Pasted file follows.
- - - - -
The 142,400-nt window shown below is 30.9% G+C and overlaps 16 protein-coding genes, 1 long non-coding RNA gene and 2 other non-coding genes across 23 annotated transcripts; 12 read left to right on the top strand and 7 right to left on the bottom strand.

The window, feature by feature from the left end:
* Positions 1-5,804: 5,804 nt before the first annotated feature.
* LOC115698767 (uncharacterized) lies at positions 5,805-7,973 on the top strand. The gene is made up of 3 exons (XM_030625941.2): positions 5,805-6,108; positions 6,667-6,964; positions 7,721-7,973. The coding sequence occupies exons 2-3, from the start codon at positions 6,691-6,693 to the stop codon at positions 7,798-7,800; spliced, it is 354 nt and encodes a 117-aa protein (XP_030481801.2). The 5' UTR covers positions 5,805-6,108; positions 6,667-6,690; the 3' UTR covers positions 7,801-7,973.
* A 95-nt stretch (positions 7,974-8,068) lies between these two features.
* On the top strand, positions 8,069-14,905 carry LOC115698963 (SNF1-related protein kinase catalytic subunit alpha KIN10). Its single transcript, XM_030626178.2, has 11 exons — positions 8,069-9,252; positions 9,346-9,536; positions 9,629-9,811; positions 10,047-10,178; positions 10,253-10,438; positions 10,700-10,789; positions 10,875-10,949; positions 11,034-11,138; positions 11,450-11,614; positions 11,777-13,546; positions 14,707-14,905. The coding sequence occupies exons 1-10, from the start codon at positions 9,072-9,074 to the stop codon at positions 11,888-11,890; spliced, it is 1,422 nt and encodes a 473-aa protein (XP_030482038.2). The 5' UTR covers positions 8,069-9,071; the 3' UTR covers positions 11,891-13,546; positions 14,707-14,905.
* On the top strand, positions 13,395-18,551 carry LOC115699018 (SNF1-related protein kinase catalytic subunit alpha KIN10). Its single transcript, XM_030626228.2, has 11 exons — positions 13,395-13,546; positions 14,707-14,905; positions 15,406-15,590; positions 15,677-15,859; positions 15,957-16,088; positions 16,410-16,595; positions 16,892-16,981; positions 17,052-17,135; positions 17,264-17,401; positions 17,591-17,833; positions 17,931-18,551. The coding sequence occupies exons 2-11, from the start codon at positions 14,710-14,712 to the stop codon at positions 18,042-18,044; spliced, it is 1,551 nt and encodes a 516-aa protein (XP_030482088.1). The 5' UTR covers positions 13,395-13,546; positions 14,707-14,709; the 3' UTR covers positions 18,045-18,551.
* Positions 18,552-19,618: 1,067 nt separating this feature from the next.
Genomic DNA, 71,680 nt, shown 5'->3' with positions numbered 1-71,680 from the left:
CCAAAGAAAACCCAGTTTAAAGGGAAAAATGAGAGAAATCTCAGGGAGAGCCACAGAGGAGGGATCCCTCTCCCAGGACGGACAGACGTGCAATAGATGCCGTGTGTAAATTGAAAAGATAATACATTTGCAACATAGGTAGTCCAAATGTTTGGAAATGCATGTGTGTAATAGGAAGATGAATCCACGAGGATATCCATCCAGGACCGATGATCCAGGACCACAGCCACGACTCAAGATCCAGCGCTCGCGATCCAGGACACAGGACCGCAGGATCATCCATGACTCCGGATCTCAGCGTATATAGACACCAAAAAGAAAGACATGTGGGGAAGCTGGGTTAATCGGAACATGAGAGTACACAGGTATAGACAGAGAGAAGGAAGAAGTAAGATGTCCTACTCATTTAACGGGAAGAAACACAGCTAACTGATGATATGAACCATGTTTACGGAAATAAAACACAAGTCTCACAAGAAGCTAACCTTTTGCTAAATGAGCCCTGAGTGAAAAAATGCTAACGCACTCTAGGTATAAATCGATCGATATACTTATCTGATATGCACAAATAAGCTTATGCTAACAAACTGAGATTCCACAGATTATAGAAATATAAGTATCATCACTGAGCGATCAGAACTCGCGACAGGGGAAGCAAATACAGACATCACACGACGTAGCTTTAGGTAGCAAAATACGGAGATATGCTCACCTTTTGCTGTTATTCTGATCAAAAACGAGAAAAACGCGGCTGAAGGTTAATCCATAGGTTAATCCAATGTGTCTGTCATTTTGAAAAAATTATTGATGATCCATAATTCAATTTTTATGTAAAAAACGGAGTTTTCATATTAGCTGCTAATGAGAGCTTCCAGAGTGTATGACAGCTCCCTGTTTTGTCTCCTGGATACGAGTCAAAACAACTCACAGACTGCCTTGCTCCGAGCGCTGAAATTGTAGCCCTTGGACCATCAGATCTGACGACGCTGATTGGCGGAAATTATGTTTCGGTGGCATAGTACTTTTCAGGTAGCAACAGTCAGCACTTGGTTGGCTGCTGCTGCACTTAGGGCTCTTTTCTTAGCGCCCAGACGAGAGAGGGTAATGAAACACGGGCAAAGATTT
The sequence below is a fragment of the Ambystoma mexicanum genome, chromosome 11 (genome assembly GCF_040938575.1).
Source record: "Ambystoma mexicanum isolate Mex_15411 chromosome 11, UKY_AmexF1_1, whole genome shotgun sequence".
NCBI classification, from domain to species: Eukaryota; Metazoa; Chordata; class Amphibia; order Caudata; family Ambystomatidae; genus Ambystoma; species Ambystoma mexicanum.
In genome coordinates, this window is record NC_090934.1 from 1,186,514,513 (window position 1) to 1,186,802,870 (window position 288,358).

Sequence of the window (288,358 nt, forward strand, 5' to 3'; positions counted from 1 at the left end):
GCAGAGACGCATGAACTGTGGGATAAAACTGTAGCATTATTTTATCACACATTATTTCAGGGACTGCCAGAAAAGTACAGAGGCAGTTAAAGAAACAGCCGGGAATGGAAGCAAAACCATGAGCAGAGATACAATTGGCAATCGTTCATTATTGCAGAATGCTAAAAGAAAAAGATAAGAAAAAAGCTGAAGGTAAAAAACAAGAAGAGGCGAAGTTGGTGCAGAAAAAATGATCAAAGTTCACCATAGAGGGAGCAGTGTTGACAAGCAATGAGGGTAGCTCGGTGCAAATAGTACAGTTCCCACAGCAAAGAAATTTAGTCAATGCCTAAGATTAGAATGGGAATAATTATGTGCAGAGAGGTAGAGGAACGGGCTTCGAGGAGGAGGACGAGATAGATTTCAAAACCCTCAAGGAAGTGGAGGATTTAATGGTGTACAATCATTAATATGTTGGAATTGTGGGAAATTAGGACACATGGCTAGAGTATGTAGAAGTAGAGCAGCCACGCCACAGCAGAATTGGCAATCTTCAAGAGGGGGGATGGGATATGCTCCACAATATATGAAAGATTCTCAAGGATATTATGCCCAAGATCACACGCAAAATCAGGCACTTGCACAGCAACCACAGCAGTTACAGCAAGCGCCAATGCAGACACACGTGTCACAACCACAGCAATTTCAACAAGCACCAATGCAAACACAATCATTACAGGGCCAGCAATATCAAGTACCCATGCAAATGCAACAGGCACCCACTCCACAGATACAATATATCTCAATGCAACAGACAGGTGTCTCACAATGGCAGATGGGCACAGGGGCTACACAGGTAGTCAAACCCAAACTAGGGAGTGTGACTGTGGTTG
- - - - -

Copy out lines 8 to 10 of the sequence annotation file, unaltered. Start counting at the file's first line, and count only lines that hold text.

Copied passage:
* Positions 18,552-19,618: 1,067 nt separating this feature from the next.
Genomic DNA, 71,680 nt, shown 5'->3' with positions numbered 1-71,680 from the left:
CCAAAGAAAACCCAGTTTAAAGGGAAAAATGAGAGAAATCTCAGGGAGAGCCACAGAGGAGGGATCCCTCTCCCAGGACGGACAGACGTGCAATAGATGCCGTGTGTAAATTGAAAAGATAATACATTTGCAACATAGGTAGTCCAAATGTTTGGAAATGCATGTGTGTAATAGGAAGATGAATCCACGAGGATATCCATCCAGGACCGATGATCCAGGACCACAGCCACGACTCAAGATCCAGCGCTCGCGATCCAGGACACAGGACCGCAGGATCATCCATGACTCCGGATCTCAGCGTATATAGACACCAAAAAGAAAGACATGTGGGGAAGCTGGGTTAATCGGAACATGAGAGTACACAGGTATAGACAGAGAGAAGGAAGAAGTAAGATGTCCTACTCATTTAACGGGAAGAAACACAGCTAACTGATGATATGAACCATGTTTACGGAAATAAAACACAAGTCTCACAAGAAGCTAACCTTTTGCTAAATGAGCCCTGAGTGAAAAAATGCTAACGCACTCTAGGTATAAATCGATCGATATACTTATCTGATATGCACAAATAAGCTTATGCTAACAAACTGAGATTCCACAGATTATAGAAATATAAGTATCATCACTGAGCGATCAGAACTCGCGACAGGGGAAGCAAATACAGACATCACACGACGTAGCTTTAGGTAGCAAAATACGGAGATATGCTCACCTTTTGCTGTTATTCTGATCAAAAACGAGAAAAACGCGGCTGAAGGTTAATCCATAGGTTAATCCAATGTGTCTGTCATTTTGAAAAAATTATTGATGATCCATAATTCAATTTTTATGTAAAAAACGGAGTTTTCATATTAGCTGCTAATGAGAGCTTCCAGAGTGTATGACAGCTCCCTGTTTTGTCTCCTGGATACGAGTCAAAACAACTCACAGACTGCCTTGCTCCGAGCGCTGAAATTGTAGCCCTTGGACCATCAGATCTGACGACGCTGATTGGCGGAAATTATGTTTCGGTGGCATAGTACTTTTCAGGTAGCAACAGTCAGCACTTGGTTGGCTGCTGCTGCACTTAGGGCTCTTTTCTTAGCGCCCAGACGAGAGAGGGTAATGAAACACGGGCAAAGATTT